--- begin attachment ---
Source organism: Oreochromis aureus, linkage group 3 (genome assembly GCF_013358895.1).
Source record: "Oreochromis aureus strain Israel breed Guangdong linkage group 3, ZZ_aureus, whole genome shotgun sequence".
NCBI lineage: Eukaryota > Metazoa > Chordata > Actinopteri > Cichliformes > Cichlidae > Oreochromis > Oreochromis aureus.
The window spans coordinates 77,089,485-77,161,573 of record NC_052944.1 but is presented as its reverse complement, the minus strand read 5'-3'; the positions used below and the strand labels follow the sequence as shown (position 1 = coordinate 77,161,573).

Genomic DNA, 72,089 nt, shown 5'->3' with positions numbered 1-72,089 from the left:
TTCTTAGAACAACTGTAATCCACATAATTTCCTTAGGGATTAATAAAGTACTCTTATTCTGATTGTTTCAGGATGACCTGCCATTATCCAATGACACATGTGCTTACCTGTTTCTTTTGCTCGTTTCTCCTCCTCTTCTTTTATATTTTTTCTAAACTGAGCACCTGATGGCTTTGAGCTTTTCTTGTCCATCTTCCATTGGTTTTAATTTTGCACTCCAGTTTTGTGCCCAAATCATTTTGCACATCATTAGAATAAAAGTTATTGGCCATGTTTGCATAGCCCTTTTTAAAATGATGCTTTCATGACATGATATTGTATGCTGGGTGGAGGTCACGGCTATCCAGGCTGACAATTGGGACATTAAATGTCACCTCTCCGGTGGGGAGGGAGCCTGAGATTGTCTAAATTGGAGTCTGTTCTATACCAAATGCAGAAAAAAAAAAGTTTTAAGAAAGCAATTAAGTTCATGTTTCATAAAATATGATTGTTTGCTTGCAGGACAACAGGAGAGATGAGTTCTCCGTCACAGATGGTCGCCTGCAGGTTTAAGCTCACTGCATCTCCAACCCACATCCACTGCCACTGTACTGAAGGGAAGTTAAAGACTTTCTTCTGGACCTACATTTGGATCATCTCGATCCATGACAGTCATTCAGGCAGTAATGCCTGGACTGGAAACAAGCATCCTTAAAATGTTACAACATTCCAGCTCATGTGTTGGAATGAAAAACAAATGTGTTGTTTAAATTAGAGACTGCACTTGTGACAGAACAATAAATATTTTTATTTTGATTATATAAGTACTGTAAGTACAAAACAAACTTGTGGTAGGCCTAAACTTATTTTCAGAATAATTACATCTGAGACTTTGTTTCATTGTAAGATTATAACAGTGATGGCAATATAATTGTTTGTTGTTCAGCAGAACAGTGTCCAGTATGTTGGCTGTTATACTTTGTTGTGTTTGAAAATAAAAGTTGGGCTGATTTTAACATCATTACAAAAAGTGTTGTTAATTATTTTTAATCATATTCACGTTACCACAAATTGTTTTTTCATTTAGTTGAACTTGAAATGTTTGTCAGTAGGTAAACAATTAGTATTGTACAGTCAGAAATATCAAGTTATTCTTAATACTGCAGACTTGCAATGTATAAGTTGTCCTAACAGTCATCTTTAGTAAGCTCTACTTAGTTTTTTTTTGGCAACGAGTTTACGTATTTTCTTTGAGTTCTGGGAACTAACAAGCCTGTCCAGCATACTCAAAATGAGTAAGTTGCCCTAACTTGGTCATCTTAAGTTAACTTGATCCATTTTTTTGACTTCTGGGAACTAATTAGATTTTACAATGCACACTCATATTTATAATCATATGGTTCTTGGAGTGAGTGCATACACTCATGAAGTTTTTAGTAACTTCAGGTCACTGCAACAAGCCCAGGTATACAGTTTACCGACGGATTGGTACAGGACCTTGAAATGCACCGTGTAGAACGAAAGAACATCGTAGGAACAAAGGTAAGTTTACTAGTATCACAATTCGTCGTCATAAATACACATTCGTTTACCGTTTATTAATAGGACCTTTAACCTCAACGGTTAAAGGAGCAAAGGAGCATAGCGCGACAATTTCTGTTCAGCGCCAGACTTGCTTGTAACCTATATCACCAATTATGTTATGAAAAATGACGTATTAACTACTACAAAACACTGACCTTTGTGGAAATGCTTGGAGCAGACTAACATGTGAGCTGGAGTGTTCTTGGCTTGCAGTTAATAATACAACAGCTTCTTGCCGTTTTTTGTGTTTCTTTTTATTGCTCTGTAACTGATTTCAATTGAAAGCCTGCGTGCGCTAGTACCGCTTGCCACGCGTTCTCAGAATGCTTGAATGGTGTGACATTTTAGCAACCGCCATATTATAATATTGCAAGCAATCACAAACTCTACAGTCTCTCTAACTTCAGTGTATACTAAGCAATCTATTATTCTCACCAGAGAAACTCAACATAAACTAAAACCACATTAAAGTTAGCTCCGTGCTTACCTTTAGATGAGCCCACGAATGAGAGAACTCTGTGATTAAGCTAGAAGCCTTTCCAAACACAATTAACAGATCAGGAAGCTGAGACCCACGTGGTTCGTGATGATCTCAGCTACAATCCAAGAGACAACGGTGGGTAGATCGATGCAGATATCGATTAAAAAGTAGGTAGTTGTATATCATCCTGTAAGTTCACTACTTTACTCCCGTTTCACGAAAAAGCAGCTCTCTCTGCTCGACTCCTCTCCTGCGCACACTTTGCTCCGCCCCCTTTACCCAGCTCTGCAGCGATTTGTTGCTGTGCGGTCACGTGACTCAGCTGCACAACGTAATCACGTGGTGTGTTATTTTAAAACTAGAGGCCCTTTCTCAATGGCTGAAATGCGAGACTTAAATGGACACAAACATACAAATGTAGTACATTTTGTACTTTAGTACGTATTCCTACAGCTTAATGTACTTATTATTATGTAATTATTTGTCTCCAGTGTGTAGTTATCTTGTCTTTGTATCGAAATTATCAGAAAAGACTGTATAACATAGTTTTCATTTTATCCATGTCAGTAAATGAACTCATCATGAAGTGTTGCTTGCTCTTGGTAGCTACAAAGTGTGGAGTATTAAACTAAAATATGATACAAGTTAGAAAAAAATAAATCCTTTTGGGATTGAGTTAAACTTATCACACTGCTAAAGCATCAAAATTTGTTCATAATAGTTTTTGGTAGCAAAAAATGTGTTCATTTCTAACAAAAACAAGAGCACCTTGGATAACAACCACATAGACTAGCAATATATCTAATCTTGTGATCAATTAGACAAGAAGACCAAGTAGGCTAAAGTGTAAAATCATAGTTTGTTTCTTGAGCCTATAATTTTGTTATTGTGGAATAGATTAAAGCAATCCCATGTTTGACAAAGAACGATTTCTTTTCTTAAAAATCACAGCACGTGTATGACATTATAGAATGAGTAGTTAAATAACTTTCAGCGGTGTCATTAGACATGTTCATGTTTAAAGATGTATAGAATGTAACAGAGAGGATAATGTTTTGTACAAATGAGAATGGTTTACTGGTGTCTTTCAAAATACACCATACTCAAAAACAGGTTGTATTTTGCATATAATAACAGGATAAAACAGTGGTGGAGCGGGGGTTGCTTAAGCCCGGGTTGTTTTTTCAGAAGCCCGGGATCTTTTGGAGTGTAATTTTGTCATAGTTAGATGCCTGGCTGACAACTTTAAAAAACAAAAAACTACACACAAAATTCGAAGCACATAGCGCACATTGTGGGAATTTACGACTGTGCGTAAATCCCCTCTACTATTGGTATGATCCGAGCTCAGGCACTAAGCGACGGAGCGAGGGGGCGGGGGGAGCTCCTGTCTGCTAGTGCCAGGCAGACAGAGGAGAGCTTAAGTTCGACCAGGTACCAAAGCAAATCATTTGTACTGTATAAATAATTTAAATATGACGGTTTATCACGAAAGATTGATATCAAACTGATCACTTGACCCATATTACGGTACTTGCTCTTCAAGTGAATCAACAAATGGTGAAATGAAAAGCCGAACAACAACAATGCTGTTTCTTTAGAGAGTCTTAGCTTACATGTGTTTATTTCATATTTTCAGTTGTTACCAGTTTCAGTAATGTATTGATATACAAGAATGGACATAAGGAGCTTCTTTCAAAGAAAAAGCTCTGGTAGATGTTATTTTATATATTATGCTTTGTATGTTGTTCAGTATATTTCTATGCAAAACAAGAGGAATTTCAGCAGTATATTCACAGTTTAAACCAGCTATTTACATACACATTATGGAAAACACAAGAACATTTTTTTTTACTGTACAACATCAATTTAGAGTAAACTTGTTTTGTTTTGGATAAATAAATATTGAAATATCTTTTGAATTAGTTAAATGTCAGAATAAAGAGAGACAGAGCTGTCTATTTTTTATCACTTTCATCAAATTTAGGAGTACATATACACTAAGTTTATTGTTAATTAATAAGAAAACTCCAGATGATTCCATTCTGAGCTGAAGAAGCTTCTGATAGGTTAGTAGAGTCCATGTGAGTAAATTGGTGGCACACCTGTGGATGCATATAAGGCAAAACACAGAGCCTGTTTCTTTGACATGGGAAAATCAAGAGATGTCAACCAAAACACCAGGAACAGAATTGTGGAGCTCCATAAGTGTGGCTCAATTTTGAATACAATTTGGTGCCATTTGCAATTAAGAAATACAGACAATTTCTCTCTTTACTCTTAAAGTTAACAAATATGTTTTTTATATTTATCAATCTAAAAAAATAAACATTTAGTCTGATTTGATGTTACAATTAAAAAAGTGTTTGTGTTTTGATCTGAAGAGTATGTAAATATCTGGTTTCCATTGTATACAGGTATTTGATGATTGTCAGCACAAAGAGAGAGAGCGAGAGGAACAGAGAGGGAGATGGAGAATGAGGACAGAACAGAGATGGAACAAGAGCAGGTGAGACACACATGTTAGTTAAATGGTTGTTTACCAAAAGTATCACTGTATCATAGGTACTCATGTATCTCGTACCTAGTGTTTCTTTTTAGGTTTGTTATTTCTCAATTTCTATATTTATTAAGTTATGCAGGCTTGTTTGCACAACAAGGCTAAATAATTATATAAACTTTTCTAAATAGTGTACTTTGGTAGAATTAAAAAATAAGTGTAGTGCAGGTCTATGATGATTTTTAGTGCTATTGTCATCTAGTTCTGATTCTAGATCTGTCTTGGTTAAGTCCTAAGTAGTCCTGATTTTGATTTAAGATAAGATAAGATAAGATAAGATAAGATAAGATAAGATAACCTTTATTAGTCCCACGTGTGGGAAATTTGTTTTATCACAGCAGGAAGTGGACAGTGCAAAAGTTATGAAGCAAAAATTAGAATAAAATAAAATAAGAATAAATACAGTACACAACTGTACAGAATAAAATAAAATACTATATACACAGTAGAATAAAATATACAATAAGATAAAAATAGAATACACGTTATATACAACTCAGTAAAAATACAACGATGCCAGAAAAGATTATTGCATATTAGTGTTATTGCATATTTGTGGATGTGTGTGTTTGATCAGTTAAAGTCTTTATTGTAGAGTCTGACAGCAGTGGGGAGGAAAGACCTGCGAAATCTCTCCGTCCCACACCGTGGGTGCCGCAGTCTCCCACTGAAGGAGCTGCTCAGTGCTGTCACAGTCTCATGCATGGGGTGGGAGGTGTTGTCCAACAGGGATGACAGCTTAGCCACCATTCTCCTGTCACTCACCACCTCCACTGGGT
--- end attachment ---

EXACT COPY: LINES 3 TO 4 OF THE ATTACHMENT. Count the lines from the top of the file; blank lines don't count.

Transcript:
NCBI lineage: Eukaryota > Metazoa > Chordata > Actinopteri > Cichliformes > Cichlidae > Oreochromis > Oreochromis aureus.
The window spans coordinates 77,089,485-77,161,573 of record NC_052944.1 but is presented as its reverse complement, the minus strand read 5'-3'; the positions used below and the strand labels follow the sequence as shown (position 1 = coordinate 77,161,573).